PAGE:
TOKYO (AP) — Standard & Poor's lowered Japan's sovereign credit rating on Wednesday and said it doesn't expect Prime Minister Shinzo Abe's economic revival strategy to reverse deteriorating government finances within the next three years.
The credit rating agency lowered the long-term credit rating to A+ from AA- and said its outlook was stable, meaning further changes to the rating are unlikely in the near to medium term.
A credit rating downgrade can raise the cost of borrowing overseas for governments but Japan is largely insulated as most state debt is in local hands.
S&P said Japan is unlikely to experience an economic recovery strong enough in the next few years to restore its sovereign credit rating to earlier levels.
Average income has declined to $36,000 from $47,000 between 2011 and 2014 which reflects the falling value of the yen versus the dollar and weak economic growth.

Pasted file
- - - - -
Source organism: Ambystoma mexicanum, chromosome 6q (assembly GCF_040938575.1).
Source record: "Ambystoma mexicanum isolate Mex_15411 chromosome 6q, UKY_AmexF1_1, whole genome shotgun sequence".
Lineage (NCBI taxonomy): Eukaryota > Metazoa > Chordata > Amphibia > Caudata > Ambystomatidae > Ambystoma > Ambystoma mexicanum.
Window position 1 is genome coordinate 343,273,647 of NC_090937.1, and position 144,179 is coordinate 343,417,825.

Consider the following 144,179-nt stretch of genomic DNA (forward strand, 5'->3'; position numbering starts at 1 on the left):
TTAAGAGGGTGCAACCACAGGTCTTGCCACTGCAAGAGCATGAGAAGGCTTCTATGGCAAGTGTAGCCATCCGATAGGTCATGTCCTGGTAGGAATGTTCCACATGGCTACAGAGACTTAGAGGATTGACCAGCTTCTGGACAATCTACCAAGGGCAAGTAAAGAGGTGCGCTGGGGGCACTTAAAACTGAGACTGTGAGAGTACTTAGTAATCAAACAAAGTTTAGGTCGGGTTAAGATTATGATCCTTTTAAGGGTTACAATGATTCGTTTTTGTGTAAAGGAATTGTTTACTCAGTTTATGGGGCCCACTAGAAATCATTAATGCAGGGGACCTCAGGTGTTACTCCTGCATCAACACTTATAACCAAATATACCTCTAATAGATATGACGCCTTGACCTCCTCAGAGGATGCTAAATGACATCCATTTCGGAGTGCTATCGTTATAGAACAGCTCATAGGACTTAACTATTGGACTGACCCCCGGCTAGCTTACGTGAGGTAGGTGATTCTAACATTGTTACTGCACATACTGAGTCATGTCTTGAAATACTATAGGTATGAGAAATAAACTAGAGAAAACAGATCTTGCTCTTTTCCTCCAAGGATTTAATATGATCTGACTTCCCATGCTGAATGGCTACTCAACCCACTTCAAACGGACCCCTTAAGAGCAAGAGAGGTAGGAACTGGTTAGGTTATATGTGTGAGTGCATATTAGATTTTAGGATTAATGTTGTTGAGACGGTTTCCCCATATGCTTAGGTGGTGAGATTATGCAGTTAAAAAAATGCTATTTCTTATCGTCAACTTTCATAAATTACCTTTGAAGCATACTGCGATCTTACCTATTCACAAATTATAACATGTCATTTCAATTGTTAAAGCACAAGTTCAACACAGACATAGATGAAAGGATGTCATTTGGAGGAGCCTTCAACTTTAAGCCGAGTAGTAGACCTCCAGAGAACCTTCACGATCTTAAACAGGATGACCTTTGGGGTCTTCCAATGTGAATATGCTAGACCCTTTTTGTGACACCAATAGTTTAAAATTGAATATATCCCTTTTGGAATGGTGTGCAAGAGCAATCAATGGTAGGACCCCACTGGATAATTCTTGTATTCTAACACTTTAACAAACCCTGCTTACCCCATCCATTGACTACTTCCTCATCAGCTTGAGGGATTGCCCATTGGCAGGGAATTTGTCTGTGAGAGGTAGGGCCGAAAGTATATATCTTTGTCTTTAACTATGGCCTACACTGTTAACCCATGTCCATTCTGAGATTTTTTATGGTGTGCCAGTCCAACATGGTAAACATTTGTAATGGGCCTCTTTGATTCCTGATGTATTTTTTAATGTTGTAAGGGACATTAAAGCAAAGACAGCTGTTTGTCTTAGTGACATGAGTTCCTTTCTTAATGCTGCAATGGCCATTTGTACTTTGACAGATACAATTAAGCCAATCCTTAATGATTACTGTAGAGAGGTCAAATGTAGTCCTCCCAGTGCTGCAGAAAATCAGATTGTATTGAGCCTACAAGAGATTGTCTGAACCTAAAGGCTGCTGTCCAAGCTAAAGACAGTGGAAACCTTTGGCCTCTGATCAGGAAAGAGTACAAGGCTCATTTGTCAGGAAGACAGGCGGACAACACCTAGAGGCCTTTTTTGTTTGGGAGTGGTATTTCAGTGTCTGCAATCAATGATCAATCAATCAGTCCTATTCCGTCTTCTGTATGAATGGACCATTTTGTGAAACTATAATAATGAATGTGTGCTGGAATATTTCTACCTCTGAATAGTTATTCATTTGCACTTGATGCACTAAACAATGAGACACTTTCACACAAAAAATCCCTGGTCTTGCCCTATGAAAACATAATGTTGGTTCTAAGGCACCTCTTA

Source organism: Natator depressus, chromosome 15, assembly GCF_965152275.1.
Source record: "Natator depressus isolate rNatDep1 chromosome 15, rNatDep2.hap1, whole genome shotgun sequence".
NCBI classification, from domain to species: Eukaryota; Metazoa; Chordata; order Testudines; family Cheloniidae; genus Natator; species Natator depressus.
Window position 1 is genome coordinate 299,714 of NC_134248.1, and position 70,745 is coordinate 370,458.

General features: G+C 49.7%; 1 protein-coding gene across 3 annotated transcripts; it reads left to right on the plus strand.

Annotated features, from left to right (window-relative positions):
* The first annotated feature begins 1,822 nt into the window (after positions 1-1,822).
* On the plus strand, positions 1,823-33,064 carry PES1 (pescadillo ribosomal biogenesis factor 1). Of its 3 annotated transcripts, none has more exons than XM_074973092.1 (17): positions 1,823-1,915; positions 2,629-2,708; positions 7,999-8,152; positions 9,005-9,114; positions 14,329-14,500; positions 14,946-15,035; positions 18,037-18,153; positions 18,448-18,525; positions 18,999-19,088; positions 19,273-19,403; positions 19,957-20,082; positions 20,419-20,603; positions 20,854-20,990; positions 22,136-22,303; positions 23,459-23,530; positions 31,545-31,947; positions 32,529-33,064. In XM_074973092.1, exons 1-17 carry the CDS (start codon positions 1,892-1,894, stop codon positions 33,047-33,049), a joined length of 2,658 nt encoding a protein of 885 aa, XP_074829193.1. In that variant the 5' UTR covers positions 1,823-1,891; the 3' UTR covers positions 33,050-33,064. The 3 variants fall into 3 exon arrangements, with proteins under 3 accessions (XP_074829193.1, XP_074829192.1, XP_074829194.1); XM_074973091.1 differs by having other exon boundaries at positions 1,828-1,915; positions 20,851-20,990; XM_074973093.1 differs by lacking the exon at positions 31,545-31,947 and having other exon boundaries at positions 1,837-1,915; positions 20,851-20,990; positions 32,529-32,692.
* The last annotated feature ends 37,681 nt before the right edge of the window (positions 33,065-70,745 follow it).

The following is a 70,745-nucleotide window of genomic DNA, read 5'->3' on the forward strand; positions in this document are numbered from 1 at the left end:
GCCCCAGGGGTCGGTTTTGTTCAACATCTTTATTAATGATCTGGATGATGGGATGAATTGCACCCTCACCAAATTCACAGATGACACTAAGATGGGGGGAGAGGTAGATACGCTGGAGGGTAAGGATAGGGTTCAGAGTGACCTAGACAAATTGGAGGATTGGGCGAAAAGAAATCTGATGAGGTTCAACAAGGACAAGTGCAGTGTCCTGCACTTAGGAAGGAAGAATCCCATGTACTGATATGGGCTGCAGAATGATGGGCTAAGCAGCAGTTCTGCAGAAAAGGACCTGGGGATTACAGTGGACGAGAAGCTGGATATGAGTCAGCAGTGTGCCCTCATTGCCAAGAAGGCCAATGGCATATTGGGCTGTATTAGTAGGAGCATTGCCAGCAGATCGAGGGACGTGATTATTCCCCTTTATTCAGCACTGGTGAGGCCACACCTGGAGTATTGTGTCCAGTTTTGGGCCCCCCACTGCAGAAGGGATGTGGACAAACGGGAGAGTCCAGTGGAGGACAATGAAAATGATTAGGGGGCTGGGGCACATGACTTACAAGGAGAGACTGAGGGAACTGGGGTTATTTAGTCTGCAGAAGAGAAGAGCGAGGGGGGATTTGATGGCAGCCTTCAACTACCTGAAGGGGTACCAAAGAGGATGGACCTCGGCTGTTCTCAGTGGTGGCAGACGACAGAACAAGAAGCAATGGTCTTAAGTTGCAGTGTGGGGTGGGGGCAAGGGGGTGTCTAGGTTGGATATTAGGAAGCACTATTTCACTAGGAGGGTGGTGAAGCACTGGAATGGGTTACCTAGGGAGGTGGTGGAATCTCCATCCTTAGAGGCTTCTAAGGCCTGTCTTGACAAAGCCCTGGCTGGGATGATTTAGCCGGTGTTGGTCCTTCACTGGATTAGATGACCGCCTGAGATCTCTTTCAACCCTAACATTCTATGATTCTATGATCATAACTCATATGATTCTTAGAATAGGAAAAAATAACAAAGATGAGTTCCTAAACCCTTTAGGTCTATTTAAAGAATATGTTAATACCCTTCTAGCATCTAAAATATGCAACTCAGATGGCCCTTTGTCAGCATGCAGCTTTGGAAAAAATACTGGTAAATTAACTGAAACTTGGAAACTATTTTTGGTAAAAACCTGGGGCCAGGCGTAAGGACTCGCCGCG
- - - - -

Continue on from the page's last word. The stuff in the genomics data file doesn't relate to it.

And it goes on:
Japan's government debt relative to the size of its economy is among the highest for developed countries.
The economic blows of the 2008 global financial crisis and the 2011 earthquake have depressed government revenue but spending has continued to increase, partly because of an aging population, S&P said.
It projects general government debt to increase by the equivalent of 5 percent of gross domestic product each year from 2015 to 2018.
S&P said Japan's fiscal weakness is balanced by the country's political stability, relatively prosperous economy, stable financial system and net creditor status in relation to foreign countries.